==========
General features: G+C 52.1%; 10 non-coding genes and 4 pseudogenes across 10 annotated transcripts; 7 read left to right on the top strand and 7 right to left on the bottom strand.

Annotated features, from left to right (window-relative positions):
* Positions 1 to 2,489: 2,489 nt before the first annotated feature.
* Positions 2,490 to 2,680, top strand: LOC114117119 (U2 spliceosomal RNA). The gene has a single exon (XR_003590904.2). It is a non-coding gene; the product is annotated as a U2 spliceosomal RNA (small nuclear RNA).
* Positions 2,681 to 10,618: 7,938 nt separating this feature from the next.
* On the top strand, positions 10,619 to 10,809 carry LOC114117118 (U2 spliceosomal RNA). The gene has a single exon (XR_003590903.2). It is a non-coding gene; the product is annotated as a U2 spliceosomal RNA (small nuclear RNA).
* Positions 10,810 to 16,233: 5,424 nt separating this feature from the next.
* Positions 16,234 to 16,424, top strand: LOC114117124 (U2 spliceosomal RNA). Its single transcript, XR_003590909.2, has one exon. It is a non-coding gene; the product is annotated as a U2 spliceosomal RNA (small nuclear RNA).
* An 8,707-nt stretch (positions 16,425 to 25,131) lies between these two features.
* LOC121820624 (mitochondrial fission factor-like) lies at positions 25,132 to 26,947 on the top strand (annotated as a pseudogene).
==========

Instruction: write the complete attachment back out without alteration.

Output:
General features: G+C 52.1%; 10 non-coding genes and 4 pseudogenes across 10 annotated transcripts; 7 read left to right on the top strand and 7 right to left on the bottom strand.

Annotated features, from left to right (window-relative positions):
* Positions 1 to 2,489: 2,489 nt before the first annotated feature.
* Positions 2,490 to 2,680, top strand: LOC114117119 (U2 spliceosomal RNA). The gene has a single exon (XR_003590904.2). It is a non-coding gene; the product is annotated as a U2 spliceosomal RNA (small nuclear RNA).
* Positions 2,681 to 10,618: 7,938 nt separating this feature from the next.
* On the top strand, positions 10,619 to 10,809 carry LOC114117118 (U2 spliceosomal RNA). The gene has a single exon (XR_003590903.2). It is a non-coding gene; the product is annotated as a U2 spliceosomal RNA (small nuclear RNA).
* Positions 10,810 to 16,233: 5,424 nt separating this feature from the next.
* Positions 16,234 to 16,424, top strand: LOC114117124 (U2 spliceosomal RNA). Its single transcript, XR_003590909.2, has one exon. It is a non-coding gene; the product is annotated as a U2 spliceosomal RNA (small nuclear RNA).
* An 8,707-nt stretch (positions 16,425 to 25,131) lies between these two features.
* LOC121820624 (mitochondrial fission factor-like) lies at positions 25,132 to 26,947 on the top strand (annotated as a pseudogene).